Ken Mann makes a valid point. When I used to commute I read 3 books a week. Recently travelling on a Metro train I counted myself and two others reading books. Fourteen were twiddling with phones and four with tablets. I just turn my phone off. Maybe it will change when driverless cars become the norm.

  16. Bob Low says:

    Martin’s posting confirms a suspicion I ‘ve had for a good few years – most men just don’t like reading all that much. The only reason so many men read books in years gone by was through a sort of soft social pressure. I’m old enough – and lucky enough – to have lived through a time when the weekly, or fortnightly family visit to the library was a part of my childhood, and that of most of my peers. I suspect many Dads took part in this to set a good example to the children, rather than through any love of reading for its own sake. They’d rather have been off doing something else, and societal changes now allow them to do just that.

    I became a bookworm mainly as a result of a childhood affected by serious ill health, which kept me indoors a lot. I was also lucky enough to have parents who both genuinely loved reading, encouraged the habit in me and could recommend authors as I got older.

  17. Helen Martin says:

    My husband could have written Simon B’s comment. He always read everything and still does. He reads a lot of Clive Cussler and mysteries and geographically based fiction, biography, and science. he’s been in hospital for a month now and has turned to magasines probably because they’re lighter to handle. It’s harder to focus in that setting, too.
    I am surprised that Mrs. T.’s survey turned out so close to what people would expect. We don’t provide surprises, I suppose. Interesting.
    Off to the library in the morning as I’m finally walking a little better and am desperate for something new to read.

  18. steve says:

    I just spent 20 minutes reading a couple of your blog posts and these comments.

    Reading for pleasure — yes

    Reading a book — no

    I still read for pleasure, or at least listen to audio books, but other media has garnered a portion of what used to be my pleasure reading hours.

  19. John Griffin says:

    Another who is like SimonB. I read both print and ebook, voraciously; I manage about equal amounts of fiction and non-fiction. In fiction I used to read Scifi, passed through thrillers briefly, but stuck with crime – being a Holmes fan at 11. Non-fiction? While I have never read a war book, I have read a lot of popular science, psychology, politics, geography, human and animal evolution and period pieces such as Paul Howard’s “I read the news today, oh boy”. I read every day unless events overtake me. I have NEVER listened to an audiobook EXCEPT when entertaining small people on a car journey with Roald Dahl (whose short stories I loved). I have never played a modern computer game, watched X Factor, watched a movie on my phone or tablet…..there are some of us left!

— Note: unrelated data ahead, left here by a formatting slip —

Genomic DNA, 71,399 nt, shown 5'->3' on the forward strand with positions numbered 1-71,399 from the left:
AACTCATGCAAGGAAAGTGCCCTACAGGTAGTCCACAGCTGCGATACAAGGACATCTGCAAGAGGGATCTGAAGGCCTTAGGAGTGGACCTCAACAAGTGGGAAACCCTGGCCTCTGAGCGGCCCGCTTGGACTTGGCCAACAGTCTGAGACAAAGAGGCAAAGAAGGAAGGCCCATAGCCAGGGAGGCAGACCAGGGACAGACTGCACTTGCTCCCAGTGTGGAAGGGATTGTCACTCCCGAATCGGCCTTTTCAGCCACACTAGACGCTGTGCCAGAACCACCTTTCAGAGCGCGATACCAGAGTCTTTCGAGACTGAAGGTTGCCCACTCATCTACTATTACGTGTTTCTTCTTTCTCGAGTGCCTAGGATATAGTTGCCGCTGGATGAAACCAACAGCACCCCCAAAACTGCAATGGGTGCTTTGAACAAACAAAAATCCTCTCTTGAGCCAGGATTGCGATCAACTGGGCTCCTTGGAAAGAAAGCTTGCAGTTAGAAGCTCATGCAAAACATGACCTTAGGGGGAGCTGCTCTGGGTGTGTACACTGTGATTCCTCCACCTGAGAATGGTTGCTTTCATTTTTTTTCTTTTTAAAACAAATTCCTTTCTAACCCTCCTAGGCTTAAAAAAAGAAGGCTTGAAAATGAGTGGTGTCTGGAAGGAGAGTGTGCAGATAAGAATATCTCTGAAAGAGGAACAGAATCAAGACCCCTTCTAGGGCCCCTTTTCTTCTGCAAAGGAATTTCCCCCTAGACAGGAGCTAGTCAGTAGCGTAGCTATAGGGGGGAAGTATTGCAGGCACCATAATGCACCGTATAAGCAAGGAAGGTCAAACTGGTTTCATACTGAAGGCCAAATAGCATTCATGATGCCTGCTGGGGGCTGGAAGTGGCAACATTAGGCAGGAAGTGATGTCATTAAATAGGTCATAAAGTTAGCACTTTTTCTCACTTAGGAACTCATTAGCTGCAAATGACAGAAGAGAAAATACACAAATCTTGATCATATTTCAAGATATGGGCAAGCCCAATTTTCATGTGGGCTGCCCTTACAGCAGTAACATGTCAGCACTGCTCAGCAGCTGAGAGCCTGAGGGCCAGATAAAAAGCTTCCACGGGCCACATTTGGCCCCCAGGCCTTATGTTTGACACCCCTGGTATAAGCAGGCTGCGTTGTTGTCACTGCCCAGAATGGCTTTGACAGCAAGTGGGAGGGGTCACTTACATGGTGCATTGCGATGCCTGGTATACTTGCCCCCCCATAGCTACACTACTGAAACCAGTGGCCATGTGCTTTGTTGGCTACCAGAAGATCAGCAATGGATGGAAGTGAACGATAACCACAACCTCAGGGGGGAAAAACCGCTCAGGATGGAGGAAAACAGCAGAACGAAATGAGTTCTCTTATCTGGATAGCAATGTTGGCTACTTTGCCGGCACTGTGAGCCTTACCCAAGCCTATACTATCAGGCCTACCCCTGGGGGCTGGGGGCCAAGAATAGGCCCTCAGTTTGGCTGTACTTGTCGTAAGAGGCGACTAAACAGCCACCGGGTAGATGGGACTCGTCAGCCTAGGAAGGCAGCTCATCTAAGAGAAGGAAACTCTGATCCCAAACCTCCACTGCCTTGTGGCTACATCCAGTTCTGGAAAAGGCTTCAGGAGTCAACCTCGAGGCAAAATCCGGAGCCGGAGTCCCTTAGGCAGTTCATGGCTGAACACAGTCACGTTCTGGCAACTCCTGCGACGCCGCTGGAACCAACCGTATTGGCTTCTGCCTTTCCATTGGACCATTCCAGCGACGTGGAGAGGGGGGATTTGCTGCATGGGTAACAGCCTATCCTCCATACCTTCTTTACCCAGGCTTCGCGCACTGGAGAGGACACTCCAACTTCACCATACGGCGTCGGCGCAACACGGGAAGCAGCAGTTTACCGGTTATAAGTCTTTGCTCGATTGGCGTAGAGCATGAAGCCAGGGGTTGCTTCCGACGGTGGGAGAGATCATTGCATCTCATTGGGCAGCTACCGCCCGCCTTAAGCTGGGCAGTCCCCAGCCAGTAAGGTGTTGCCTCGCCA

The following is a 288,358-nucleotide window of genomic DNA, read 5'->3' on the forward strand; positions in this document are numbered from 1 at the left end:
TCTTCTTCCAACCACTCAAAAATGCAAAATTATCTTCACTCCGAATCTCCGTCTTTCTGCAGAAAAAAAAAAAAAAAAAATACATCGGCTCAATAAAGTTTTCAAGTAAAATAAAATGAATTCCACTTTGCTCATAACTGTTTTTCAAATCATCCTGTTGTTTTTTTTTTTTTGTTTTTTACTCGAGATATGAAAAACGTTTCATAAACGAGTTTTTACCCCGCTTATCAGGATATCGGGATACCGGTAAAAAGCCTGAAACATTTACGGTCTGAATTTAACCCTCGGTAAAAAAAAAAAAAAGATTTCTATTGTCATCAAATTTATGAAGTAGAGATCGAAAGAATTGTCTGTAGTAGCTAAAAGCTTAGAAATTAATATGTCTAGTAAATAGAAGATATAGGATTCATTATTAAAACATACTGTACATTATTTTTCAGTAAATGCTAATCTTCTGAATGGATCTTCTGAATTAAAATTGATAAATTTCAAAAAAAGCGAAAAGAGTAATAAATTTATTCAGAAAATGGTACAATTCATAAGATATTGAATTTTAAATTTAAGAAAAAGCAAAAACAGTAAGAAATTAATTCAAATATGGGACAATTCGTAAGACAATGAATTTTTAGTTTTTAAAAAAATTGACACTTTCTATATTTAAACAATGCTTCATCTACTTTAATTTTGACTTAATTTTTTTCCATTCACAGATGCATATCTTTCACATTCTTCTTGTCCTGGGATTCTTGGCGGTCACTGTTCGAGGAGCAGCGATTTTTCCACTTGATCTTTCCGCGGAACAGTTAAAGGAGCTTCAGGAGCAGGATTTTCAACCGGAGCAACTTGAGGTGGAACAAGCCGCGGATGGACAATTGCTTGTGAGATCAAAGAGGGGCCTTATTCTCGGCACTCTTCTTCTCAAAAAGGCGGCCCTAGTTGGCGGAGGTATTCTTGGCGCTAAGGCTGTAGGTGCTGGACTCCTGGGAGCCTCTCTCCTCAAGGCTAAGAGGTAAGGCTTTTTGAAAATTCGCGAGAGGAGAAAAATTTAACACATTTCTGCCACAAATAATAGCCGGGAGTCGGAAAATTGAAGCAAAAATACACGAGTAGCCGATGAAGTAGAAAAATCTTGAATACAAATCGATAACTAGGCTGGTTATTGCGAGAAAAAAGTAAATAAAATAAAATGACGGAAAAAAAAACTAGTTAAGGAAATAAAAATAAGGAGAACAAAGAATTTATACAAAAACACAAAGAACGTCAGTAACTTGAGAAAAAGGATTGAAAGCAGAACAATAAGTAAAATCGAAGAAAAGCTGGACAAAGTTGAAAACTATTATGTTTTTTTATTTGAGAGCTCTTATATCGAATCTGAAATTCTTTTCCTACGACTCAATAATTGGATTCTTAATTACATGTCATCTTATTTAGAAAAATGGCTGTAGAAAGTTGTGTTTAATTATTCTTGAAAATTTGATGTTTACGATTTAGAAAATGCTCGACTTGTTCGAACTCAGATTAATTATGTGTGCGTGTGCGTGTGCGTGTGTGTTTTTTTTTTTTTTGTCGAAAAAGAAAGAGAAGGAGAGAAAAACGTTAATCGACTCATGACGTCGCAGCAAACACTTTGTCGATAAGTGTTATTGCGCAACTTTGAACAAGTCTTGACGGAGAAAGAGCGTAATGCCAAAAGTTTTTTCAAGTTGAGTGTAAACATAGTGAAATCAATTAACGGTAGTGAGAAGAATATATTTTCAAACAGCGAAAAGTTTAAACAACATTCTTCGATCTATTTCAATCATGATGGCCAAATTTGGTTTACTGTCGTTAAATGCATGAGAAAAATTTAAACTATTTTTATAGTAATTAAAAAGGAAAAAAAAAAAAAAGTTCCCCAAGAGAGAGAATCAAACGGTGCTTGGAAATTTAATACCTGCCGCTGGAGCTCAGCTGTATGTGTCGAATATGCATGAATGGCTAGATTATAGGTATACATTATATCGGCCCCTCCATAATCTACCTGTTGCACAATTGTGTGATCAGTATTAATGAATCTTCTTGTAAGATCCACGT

20. Wayne Mook says:

    I too had parents who both read and that’s a big thing. We encourage my 6 yr old daughter to read, it’s a joy picking books for her, she has a lot of books & still goes to the library.

    one thing that was different between myself and my sisters was the way we were spoken to, on a summers day if one of my sisters was reading in doors they were told either to ‘Go outside and read it’s lovely’, or a ‘Oh your reading again. ‘ As they older there was the suggestion, ‘You know you can sunbath and read at the same time?’ In those days you only got skin cancer if you were really unlucky and lived in far of places by the sea, way down south like Brighton and Clacton. But never at places like Blackpool, let alone in land.

    Even though my mum and dad both read, I was asked, ‘Why don’t you go outside and play?’ or just a straight ‘Go out and play.’ or ‘Go and call such and such.’ The unthinking way parents say things to sons and daughters.

    Plus between the ages of about 8 to 12 boys books are next to non existent, Biggles and Billy Bunter were still around, the newer were Dr. Who and Douglas Hill (I’m talking late 70’s and early 80’s), the only sport I can think of was Hunter Davies. Even looking now there is little aimed at boys of this age group, Higson’s Young Bond, Horowitz’s Alex Rider plus Goosebumps and Darren Shan.

    You ever move quickly to adult books, usually in a genre of choice, or you disappear from reading.

    This is the age group most mail readers are lost, even science aimed at this group are lacking, I guess for boys you have superhero comics, so what more do they need. There used to be lots of books aimed at male kids in this age group in the past but very little now, the 70’s seemed to have it in for kids drama, on TV and in book form especially for lads. For me the 60’s & 70’s seemed to be the time when young male readers were forgotten and so it adds to the problem.